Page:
Polarized racial politics was a big part of growing up in Detroit, but on a day to day basis, we thought very little about race. In a city that was predominantly black, within our own communities, we were judged simply as people. But we read every day in our local newspapers what white suburbanites thought of Detroiters and the man who was mayor for much of my childhood, Coleman A. Young. It was clear that suburban whites hated Young and would never support the city as long as he was mayor. Curiously, white suburbanites’ hatred of the black city in their midst wasn’t considered racist, though black mistrust of white politicians and business leaders was. Sadly, the debate over whether Detroit “deserves” support from the State of Michigan continues today.
While white suburbanites refused to come into the city, we were determined not to be confined strictly within the city’s boundaries. As Detroit’s shopping districts dried up, we ventured into suburban neighborhoods once considered off-limits for black people. When my sister was looking for a prom dress, she set her heart on going to a bridal shop in Grosse Pointe that she found in the Yellow Pages. My mother thought our going to Grosse Pointe was a bad idea. Black people always faced the lingering threat that we could be attacked by whites for being someplace we didn’t “belong.” If whites were afraid of us, our fear of them was just as acute. But my sister insisted. She made an appointment, and I volunteered to go with her.
The woman who ran the shop seemed surprised when two black girls walked through the front door. But the shopping trip was fairly uneventful. My sister was treated just like any other customer, found her perfect dress, was fitted, and paid for it. Emboldened, we explored wealthy Oakland County enclaves like Bloomfield Hills, Birmingham and Troy. Detroit might not be bankrupt if whites had been as willing to spend their dollars within Detroit’s city limits as blacks were willing to spend our dollars outside of it. The deleterious effect of Detroit’s economic slide on suburban communities is real, though absent from most national reports.
By the time I graduated from college in the late ’80s, my parents’ neighborhood had taken a turn for the worse, thanks to the crack epidemic and gang violence. Young men with few other employment options – men who, in earlier generations, would have gone to work in the auto factories — turned to the drug trade. As the elders died and their children moved out, the character of my parents’ neighborhood changed from middle class to poor and increasingly crime-prone. Leaving was a must, and college was the ticket out.
Michigan had a wealth of world-class colleges and universities within miles of Detroit’s city limits – including my alma mater, the University of Michigan, which was only a short 45-minute drive from home, but a world apart. The problem was, there was nothing to come back to after college. Entry level management jobs at the Big 3 were scarce, and there were few other private sector opportunities for newly minted college graduates. For the most part, staying in Detroit meant working in the public sector – as teachers, social workers, court clerks and the like. My siblings were among the growing number of black middle-class Detroiters who vacated the city for jobs and homes in safer suburban neighborhoods. Like so many of my classmates, I accepted an out-of-state job offer and left Detroit altogether after graduating from U-M. The loss of Detroit’s best and brightest hurt not only Detroit’s economy, but the state economy as well.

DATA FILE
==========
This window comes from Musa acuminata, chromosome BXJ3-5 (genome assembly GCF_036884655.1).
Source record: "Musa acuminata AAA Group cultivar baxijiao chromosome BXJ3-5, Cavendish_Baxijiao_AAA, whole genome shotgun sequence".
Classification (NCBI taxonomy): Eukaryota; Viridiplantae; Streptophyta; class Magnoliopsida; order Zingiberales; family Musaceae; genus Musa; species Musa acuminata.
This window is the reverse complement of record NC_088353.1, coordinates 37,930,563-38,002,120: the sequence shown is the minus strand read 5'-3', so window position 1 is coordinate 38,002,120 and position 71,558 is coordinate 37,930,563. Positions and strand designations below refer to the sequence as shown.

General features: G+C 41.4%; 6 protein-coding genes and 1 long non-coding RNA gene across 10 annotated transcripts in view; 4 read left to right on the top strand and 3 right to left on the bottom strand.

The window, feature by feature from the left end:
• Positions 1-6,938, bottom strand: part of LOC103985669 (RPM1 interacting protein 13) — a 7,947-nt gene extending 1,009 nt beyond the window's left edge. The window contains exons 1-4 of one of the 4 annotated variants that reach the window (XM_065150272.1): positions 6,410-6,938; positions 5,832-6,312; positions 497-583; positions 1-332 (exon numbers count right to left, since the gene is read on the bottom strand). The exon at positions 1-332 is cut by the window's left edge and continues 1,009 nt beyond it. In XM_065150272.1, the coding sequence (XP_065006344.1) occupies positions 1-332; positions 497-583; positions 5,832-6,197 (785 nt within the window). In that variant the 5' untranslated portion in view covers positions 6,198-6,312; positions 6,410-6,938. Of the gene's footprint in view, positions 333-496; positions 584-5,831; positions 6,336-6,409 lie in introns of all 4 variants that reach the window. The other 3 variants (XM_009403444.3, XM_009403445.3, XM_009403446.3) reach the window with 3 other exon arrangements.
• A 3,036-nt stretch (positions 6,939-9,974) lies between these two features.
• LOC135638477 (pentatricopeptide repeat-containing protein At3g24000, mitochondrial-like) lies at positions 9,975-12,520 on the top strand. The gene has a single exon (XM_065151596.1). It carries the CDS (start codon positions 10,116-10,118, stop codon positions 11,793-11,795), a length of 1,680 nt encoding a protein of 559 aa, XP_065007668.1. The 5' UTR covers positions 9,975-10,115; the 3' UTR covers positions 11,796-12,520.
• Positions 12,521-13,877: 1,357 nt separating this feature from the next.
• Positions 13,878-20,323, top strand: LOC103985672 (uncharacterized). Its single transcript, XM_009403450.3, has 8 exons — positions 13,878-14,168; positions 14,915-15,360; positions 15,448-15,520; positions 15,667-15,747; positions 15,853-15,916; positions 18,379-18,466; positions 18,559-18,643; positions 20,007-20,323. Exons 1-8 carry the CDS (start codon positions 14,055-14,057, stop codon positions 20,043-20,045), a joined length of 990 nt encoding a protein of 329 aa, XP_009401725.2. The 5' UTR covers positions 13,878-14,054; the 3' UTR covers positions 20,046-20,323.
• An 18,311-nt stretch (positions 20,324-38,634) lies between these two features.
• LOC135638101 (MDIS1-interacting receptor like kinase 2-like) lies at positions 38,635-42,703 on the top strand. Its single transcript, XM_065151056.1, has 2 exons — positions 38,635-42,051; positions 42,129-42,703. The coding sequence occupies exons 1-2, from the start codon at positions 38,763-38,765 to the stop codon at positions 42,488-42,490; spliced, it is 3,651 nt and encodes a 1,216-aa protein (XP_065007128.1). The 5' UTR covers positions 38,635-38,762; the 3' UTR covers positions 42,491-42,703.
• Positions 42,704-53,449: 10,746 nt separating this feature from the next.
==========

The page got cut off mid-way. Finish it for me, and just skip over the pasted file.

My mother was one of the last holdouts in our old neighborhood. She had left her family land in Mississippi as a young woman, then spent decades battling squatters who tried to lay claim to it through adverse possession. She was not to be budged from the place she’d called home for 50 years. She got to know the new people on the block and treated them as they were – as people with problems, not people who themselves were problems. When my mother died, the neighbors who had looked out for her in her later years, as she did for them, were among the many who paid their respects.
The causes for Detroit’s current economic situation are legion. Republicans and Democrats, blacks and whites, and public and private sector interests all bear a share of the blame and a share of the responsibility for finding a sustainable solution. And in order to move forward, the residents of Detroit and the suburbs that used to champion Detroit’s downfall need to unite as allies in a common struggle – to save not just the city of Detroit, but the state of Michigan along with it. That alliance begins with recognizing that Detroit occupies a unique place in America – one of power, hope and strength, not failure.